Following the long-awaited release of a report by the Department of Justice (DOJ) Inspector General on abuses within the Civil Rights Division of DOJ, Rep. Frank Wolf (R-VA) today called on the Attorney General to appoint an outside panel to conduct a review of all officials and correct the systemic dysfunction that exists within the division.
Today's report validates the concerns Wolf raised in 2009 and 2010 about the politicization and inappropriate activities within the Civil Rights Division, including the dismissal of the New Black Panthers Philadelphia voting intimidation case and the subsequent investigation of this matter by the U.S. Commission on Civil Rights in 2010.
On Thursday, March 14, DOJ Inspector General Michael Horowitz, who released today's report, will testify before Wolf's Commerce-Justice-Science (CJS) Appropriations subcommittee at 10 a.m. in H-309 in the Capitol.
Wolf's full statement is below.
"I was deeply troubled, but hardly surprised, to learn from today's report from the Justice Department's Inspector General that very serious abuses and politicization are prevalent in the department's Civil Rights Division. The report makes clear that the division has become a rat's nest of unacceptable and unprofessional actions, and even outright threats against career attorneys and systemic mismanagement.
"Above all, I believe that Attorney General Holder has failed in his leadership of this Justice Department. As the head of the department, he alone bears ultimate responsibility for the serious abuses that occurred on his watch over the last four years. Notably, the report also confirms that the attorney general was made aware of efforts to dismiss the voting rights case against the New Black Panther Party in 2009, which was apparently dismissed with his blessing. Holder has failed the American people, and he must be held responsible for the prevailing dysfunction that has occurred under his leadership.
"Today, I am calling on Holder to immediately appoint an outside, independent panel, led by someone of integrity and experience like former Deputy Attorney General James Comey, to conduct a 60-day in-depth review of all officials, attorneys and policies within the division and make recommendations to the department and to the Congress on how to address the systemic dysfunction that has taken root within the division.
"Additionally, all of the individuals cited for improper conduct should be immediately removed and appropriate action should be taken.
"I take these issues very seriously, both because of my responsibilities as chairman of the House CJS Appropriations subcommittee, which funds the Justice Department, but also because I have been a stalwart supporter of voting rights enforcement.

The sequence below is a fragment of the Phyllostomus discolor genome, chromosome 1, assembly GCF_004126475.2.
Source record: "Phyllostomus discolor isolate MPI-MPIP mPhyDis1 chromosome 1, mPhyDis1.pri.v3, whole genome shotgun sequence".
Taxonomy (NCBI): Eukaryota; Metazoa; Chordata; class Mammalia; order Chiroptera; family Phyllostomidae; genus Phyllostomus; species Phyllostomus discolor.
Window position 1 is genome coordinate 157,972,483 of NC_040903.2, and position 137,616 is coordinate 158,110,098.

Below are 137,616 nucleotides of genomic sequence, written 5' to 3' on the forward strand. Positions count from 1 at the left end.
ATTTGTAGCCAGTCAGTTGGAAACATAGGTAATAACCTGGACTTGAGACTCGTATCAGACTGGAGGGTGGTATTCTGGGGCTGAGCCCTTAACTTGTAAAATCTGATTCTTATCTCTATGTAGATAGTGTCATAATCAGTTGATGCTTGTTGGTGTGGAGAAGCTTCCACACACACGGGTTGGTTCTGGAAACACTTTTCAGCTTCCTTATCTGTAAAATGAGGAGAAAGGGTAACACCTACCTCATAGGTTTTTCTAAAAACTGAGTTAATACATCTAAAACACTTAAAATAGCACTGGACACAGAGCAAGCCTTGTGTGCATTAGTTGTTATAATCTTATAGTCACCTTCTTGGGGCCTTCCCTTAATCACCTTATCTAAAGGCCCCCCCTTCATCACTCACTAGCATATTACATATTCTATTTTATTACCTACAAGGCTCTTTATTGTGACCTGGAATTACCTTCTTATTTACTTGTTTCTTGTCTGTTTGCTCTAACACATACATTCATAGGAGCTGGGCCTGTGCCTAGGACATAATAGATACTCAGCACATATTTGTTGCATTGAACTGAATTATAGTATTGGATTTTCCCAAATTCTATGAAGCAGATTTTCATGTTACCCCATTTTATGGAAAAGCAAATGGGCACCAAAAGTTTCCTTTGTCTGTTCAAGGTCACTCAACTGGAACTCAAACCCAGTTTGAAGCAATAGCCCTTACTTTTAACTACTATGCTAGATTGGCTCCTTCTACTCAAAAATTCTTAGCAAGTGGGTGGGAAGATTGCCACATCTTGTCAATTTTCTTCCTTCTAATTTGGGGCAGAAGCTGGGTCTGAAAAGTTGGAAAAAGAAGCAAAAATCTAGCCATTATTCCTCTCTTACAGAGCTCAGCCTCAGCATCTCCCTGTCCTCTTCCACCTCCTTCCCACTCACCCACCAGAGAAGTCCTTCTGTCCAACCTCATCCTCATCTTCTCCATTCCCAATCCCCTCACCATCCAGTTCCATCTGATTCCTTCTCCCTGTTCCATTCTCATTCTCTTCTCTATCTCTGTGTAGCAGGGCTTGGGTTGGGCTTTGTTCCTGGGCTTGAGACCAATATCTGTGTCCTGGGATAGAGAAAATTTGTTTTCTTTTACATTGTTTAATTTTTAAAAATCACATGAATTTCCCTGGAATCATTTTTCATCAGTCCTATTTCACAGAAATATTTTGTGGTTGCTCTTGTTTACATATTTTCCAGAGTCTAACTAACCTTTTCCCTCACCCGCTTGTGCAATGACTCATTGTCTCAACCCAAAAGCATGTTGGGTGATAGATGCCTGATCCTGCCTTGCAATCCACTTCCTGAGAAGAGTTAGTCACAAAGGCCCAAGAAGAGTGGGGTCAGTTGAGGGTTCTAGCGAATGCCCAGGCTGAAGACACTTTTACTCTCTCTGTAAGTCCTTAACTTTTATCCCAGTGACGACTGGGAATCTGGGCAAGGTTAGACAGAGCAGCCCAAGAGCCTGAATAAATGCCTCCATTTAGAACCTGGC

"I was the only member of the Virginia congressional delegation -- Republican or Democrat -- to vote for the Voting Rights Act in 1982. I was heavily criticized by state newspapers, including the Richmond Times-Dispatch, for my vote. I was criticized again by editorials in my district when I supported the Voting Rights Act extension in 2006, but I stuck by my vote because I strongly believe that voting is a sacrosanct and inalienable right of any democracy.
"I first contacted former Inspector General Glenn Fine in July 2009 to request this report. Nearly four years after my request -- and two inspectors general later -- this report has finally been released. Although I was disappointed the IG's office was initially slow in its review of this case, the pace noticeably accelerated under the leadership of the current IG Michael Horowitz, who assumed this position last spring. I appreciate Mr. Horowitz's leadership and believe he has produced a good report.
"I was particularly disheartened by the dismissal of the New Black Panthers case by the Obama Justice Department. The dismissal was wholeheartedly opposed by the four career attorneys managing the case, as well as the Division's own appellate office, which is also staffed by career DOJ attorneys. In a 2009 memo penned by career Appellate Chief Diana K. Flynn, she wrote that DOJ could make a "reasonable argument in favor of default relief against all defendants, and probably should.' She further noted that the complaint's purpose was "to prevent the paramilitary-style intimidation of voters, while leaving open ample opportunity for political expression.'
"Today's IG report makes clear the degree to which politicization and mismanagement influenced the inexplicable dismissal of this case. The Civil Rights Division should be beyond reproach, and in my capacity as CJS chairman I will continue to work to finally achieve an ethical, functioning Justice Department that Americans are once again proud of."